DC Admits Why The Legion of Superheroes Would not Make Sense
DC Comics finally sheds light on Superboy and the story of the superheroes in the history of time travel that leave readers scratching their heads.
Dc comics’ Legion of superheroes is an intergalactic crime-fighting organization operating in the distant 30th and 31st centuries. When legionnaires like Lightning Lad, Saturn Girl and Cosmic Boy want to interact with today’s meta-people, they use a technology that is common to their time: time travel. While time travel can solve a great many problems for this youthful team of futuristic benefactors, hopping from one millennium to the next can quickly become complicated. Indeed, curiosities arising from time travel and DC’s ever-changing multiverse have resulted in multiple legion of superhero reboots over the years. Recently the publisher shed light on this fact and finally acknowledged that the legion of superheroes doesn’t always make sense.
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Jonathan Kent, the son of Superman and Lois Lane, was born in Convergence: Superman # 2 in 2015 and immediately became a fan favorite. By the age of ten, Jonathan had put on the superboy’s coat and was sharing adventures and lessons with his legendary father. However, Jon’s childhood was cut short when he started a space mission with his grandfather Jor El and brought back a teenager in Superman # 7. Writer Brian Michael Bendis’ decision to age the beloved character quickly has proven controversial. Criticism aside, a seventeen year old superboy successfully paved the way for the return and redesign of the Legion of Superheroes.
Jonathan Kent is offered membership in the Legion of Superheroes in Superman # 15. From this point on, most of Jon’s time is spent in the 30th century. His mother and father often comment on how much they miss him. Finally, in Action Comics # 1028, Jimmy Olson points out this unconfirmed time travel problem. After his brief return to defeat Red Cloud and the Invisible Mafia, Jon says it’s time to go back to the 30th century. Jimmy replies, “But if you have a time machine -” and quickly goes quiet. If Superboy has a time machine, can’t he go back whenever he wants? This time travel incongruence is only the first of several problems with the Legion of Superheroes.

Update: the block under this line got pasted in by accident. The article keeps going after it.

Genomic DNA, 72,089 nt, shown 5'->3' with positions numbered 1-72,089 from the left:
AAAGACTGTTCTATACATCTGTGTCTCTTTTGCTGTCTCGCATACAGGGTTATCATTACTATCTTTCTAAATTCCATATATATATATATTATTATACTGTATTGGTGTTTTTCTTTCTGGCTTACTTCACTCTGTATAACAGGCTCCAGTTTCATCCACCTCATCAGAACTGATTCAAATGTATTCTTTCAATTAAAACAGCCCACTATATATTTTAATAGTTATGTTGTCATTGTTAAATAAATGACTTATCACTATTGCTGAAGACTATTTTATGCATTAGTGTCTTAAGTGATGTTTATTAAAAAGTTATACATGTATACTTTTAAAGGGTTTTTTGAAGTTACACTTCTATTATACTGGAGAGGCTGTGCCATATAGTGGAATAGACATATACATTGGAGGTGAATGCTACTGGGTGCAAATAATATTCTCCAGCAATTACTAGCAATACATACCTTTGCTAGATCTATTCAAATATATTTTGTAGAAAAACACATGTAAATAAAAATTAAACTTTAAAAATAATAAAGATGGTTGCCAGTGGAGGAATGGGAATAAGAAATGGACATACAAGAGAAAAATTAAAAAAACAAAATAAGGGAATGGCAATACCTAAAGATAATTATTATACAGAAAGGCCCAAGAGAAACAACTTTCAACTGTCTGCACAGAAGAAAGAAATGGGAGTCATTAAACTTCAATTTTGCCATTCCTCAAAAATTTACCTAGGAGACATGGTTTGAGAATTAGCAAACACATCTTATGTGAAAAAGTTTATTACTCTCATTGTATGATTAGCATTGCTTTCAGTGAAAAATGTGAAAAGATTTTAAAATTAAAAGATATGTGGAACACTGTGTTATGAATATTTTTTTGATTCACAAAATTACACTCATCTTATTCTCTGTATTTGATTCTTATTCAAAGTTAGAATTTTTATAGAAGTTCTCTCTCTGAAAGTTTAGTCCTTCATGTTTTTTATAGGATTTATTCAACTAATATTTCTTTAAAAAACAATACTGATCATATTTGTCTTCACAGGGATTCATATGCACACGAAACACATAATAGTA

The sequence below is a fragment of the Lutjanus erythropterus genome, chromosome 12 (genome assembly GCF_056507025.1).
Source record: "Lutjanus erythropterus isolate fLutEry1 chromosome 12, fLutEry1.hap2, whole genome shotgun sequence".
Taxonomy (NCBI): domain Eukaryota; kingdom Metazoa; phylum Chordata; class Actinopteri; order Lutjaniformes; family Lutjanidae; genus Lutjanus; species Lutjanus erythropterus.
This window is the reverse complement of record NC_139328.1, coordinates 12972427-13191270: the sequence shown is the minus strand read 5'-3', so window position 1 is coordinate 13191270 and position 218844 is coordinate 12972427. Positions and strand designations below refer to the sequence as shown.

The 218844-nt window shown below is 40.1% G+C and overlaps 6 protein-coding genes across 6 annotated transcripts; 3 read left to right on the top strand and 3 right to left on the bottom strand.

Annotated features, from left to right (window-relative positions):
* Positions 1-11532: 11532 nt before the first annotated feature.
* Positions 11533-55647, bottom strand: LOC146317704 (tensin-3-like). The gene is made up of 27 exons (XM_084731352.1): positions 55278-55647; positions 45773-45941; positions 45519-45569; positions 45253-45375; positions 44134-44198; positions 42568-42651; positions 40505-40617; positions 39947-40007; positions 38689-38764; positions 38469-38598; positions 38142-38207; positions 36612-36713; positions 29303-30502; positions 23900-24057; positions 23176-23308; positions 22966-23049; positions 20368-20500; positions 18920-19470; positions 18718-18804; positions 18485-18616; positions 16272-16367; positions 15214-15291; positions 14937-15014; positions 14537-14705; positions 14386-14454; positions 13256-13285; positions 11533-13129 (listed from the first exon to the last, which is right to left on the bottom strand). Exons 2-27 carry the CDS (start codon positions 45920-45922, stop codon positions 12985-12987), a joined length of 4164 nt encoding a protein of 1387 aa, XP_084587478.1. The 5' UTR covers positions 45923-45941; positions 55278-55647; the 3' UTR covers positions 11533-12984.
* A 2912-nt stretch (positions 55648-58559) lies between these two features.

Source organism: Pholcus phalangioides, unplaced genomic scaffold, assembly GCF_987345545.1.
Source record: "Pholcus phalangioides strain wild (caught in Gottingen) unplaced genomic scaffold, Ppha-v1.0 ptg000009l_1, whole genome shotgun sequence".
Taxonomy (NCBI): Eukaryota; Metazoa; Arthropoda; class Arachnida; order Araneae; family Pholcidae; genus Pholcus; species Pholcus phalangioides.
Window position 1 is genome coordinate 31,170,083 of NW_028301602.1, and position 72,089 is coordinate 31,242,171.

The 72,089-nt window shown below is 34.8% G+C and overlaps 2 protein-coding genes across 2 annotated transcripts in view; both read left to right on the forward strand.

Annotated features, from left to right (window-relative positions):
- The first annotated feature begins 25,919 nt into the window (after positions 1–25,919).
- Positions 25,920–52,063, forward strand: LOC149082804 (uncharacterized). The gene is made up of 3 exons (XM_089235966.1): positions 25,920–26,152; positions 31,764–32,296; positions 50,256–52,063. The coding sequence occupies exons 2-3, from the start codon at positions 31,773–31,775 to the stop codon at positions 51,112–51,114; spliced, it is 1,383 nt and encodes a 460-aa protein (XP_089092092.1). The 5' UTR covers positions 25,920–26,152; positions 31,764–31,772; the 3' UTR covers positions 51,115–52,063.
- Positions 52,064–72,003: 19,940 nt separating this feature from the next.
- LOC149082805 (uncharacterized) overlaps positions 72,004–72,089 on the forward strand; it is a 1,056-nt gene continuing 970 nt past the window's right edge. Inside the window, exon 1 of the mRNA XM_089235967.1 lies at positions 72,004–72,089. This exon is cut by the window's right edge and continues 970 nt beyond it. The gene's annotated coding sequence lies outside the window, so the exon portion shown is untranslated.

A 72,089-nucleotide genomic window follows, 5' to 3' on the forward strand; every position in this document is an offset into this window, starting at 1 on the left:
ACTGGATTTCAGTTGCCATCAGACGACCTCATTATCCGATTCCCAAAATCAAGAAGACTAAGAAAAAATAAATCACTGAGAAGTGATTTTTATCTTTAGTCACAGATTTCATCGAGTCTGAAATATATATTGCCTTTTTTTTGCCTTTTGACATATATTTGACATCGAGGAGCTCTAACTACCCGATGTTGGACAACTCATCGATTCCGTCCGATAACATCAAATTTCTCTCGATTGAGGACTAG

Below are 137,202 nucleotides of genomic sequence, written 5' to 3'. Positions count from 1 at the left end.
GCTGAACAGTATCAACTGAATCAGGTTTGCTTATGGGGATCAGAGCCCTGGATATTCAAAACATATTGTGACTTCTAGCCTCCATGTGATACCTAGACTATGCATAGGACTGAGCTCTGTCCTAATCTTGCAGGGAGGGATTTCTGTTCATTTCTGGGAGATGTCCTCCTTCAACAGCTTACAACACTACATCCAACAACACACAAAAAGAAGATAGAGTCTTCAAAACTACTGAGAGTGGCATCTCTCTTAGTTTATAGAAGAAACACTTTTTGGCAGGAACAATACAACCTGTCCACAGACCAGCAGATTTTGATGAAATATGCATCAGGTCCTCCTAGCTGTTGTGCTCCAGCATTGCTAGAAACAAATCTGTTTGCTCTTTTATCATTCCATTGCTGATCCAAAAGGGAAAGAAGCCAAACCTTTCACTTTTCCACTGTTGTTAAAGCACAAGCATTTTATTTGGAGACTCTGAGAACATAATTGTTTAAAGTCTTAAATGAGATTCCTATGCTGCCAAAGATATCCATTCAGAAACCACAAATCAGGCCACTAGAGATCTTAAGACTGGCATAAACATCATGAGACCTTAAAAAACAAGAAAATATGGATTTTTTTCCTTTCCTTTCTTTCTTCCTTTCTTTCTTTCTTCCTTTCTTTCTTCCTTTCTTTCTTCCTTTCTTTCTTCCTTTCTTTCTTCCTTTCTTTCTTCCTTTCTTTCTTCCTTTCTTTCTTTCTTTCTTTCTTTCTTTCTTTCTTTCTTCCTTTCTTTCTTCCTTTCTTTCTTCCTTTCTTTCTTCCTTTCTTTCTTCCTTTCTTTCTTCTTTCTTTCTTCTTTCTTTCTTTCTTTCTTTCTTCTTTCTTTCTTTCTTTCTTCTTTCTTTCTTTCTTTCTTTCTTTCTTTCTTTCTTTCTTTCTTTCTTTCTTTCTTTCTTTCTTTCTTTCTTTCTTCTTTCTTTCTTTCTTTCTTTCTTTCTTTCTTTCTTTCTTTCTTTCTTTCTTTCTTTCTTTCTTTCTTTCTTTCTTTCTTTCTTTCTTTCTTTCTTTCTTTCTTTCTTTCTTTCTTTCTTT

The original legion of superheroes was founded in 1958 by Otto Binder and Al Plastino. Since then, the superhero organization has had a fresh start in 1994, a “three-boat” in 2004 and an incarnation after an endless crisis in 2007 saw its own successes and failures. Perhaps the greatest allure of a futuristic setting is that storytellers aren’t constrained by the continuity of comics. The future can be whatever a writer wants it to be. The Legion of Superheroes and Action Comics’ newest volume # 1028 was both written by Brian Michael Bendis with art by Ryan Sook and John Romita Jr.
The legion of superheroes is a fun idea. The characters are compelling and the stories are generally entertaining. Time travel, however, leads to astonishing puzzles. Lois and Clark should never miss Jonathan. If he reappears the same moment he left, his departure and return should appear to her instantly. Couldn’t the Legion just go back in time and fix bugs or stop disastrous events? Is it really a good idea to reveal the future to Superboy at all? If Star Trek or Back to the Future taught fans something, manipulating the schedules can be disastrous. When reading Legion of Super-Heroes, try not to think too fourth-dimensionally.
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About the author
Jared Mason Murray
(51 articles published)
Jared Mason Murray is a NYC-based AEA / SAG-AFTRA actor and writer. After graduating from Virginia Tech in 2008, Jared moved to Washington, DC and was cast in Shear Madness at the Kennedy Center. He performed there over 1,000 times. Jared also writes for The Good, The Bad, and the Movie Blog. When he’s not playing or writing, he likes comics, chess, and classic cinema. Jared now lives in Manhattan with his wife, director Rachael Murray. www.jaredmasonmurray.com www.thegoodbadmovie.com
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